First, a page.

>prospero's children by the srt's little company
>reviewed by kenneth kwok
I wasn't going to review it. I didn't have to review it. But after walking out of the theatre having been utterly spellbound for the last 90 minutes, I thought it would be churlish not to.
I had decided to bring my 14 year-old nephew to PROSPERO'S CHILDREN because he was back from Hong Kong on holiday and he had been studying 'Macbeth' there. I was a little hesitant about the show at first because it said "a play for everyone over the age of 7" which immediately made me think of board games where they put "for ages 3 and up" when really, they should say "for aged 3 and anyone who leads a truly sad and tragic life and has no friends or anything better to do". The picture of what looks like paper dolls on a beach and a little scuba-diver swimming across the sea which was on the poster did not help either.
But I had also been told that early audiences had said it was anything but twee and cutesy. In fact, they recommended that the show be marketed at Lower Secondary school pupils rather than those in primary school.
And they were right. My nephew enjoyed the show tremendously, not only in the sense of being entertained by the amount of play going on onstage, but also in terms of being presented with a story rich in ideas. While I do feel that, indeed, primary school children may find some parts of the play hard-going (and the little tykes walking up and down the aisle during the show were testimony to this) and Upper Secondary school students may find the work a little too "uncool", it is pitch-perfect for Lower Secondary students, and for adults who can look beyond the need for theatre to be all despair and melancholy, all bad words and bad lighting just to be hip and alternative.
This was a version of 'The Tempest' that was full of light and sparkle. It begins with the cast of six actors on a stage beautifully-designed as a beach. You hear waves in the background. The cast is singing. A beach ball is brought out. At one point, Christian J. Lee strums a tune on a guitar...
>>'"The Tempest" has always been one of my favourite Shakespeare
plays and I have seen four productions of it - this one which did not
aim so high flew the furthest.
I was especially intrigued, for example, by how director Guy Holland played with the motif of the Three Sisters and re-imagined Caliban and Ariel as Prospero's daughters-of-sort (by casting both roles as women) - so obvious an idea and here so skilfully handled. Together with sister Miranda, they are a triumvirate as complex and compelling as King Lear's triad of daughters or Cinderella's little family triangle that she forms with her two evil sisters. Prospero, the great God-like figure, here just a man, essentially just a father, is the centre of this family drama and all the rivalry, generation rifts and struggles for authority and independence that go with it.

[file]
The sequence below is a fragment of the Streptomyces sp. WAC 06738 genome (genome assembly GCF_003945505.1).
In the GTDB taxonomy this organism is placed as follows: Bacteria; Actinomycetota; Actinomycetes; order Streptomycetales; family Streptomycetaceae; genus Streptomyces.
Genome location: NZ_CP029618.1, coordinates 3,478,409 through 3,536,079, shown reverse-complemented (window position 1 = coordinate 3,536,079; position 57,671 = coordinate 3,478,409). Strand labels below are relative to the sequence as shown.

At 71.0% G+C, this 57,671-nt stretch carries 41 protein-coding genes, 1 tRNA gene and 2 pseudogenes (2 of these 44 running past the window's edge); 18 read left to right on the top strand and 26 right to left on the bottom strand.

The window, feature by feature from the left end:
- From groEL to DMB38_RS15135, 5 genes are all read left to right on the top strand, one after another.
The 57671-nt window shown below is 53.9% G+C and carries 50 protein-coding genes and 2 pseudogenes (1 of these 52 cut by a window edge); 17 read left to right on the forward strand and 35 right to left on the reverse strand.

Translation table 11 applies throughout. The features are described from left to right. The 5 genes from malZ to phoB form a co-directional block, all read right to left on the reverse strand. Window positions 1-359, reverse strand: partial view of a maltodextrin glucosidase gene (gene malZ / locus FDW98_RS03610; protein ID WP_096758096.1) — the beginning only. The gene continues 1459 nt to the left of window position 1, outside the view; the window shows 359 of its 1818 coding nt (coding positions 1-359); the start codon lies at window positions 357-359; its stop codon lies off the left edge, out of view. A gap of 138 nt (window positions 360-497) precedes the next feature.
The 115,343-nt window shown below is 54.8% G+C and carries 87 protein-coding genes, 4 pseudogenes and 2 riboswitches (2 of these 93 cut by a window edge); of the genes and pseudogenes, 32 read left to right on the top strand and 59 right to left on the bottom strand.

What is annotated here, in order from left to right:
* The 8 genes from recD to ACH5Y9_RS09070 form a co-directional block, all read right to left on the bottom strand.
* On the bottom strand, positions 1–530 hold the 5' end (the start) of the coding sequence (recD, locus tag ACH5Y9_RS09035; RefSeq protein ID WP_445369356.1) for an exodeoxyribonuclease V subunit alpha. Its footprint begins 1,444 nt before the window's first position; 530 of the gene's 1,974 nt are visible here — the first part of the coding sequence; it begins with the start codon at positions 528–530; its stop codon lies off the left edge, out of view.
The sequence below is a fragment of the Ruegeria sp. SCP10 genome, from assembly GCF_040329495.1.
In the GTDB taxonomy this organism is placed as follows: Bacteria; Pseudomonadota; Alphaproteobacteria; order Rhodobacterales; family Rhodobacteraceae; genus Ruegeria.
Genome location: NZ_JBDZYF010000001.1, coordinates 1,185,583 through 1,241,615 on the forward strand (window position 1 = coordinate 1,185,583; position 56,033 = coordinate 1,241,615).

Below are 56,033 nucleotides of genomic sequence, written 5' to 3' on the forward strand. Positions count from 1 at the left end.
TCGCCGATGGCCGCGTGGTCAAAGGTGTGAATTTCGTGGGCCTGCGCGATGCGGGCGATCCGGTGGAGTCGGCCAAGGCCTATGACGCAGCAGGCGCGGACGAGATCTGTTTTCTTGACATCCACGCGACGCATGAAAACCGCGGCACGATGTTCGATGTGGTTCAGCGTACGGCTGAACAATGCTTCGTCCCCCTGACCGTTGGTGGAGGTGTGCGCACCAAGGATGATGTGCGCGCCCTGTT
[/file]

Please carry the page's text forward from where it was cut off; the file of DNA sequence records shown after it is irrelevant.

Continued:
But instead, I will talk about the glory that is Chua Enlai. In a cast (including an a-little-bit-too-cutesy Adelina Ong as Miranda, a transformed and nearly unrecognisable Christian J Lee as Prospero and a erm, serene Serene Chen), that excelled, Enlai was particularly outstanding. Always a good actor who first impressed me in 'Lovepuke', he continued to do strong work in a variety of other plays, including 'Shopping and F***ing' and 'William Shakespeare's R+J'; here, he takes on two roles as Stefano and Antonio and is wildly different and good in both, an especially impressive feat since neither are at all similar to the outrageous, effeminate roles he was starting to get typecast in. Another highlight was Karen Tan who, again, has yet to disappoint, at least, in all the work I've seen her in. She played Caliban with heart and spirit and never lost her sense of character; you believed that she felt her role in a real part of herself and it wasn't just a shell that she had put on. Keagan Kang as Ferdinand was another great success. The juvenile romantic lead can be a role that's dull as dishwater but Keagan gave it a zesty swish and swirl; he has smoothed away the rough edges of earlier performances and now has a presence, confidence and timing onstage that is a pleasure to watch. That the play is blessed with such fine actors is the reason that even those who find the characterisation in the script a little too pat and neat will be drawn into the characters' stories.
Does it seem like I absolutely loved PROSPERO'S CHILDREN? If so, then, well, that's probably because I did. My only gripes? That not enough adults will have seen it, and that Adelina is a good actress but she really can't play a 14 year-old anymore. Even my nephew said that she acted like she was six but looked twenty and had lines that made her sound like she was a wise thirty year-old. He also feels that it was very confusing having Enlai play two parts.
So sort it out, Mr Holland! - or you'll be sent out to chop wood!
Little Company is an offshoot of The Singapore Repertory Theatre and targets
2 - 12 year olds. The company was formed in 2001. PROSPERO'S CHILDREN
was produced by the company together with Quicksilver Theatre from the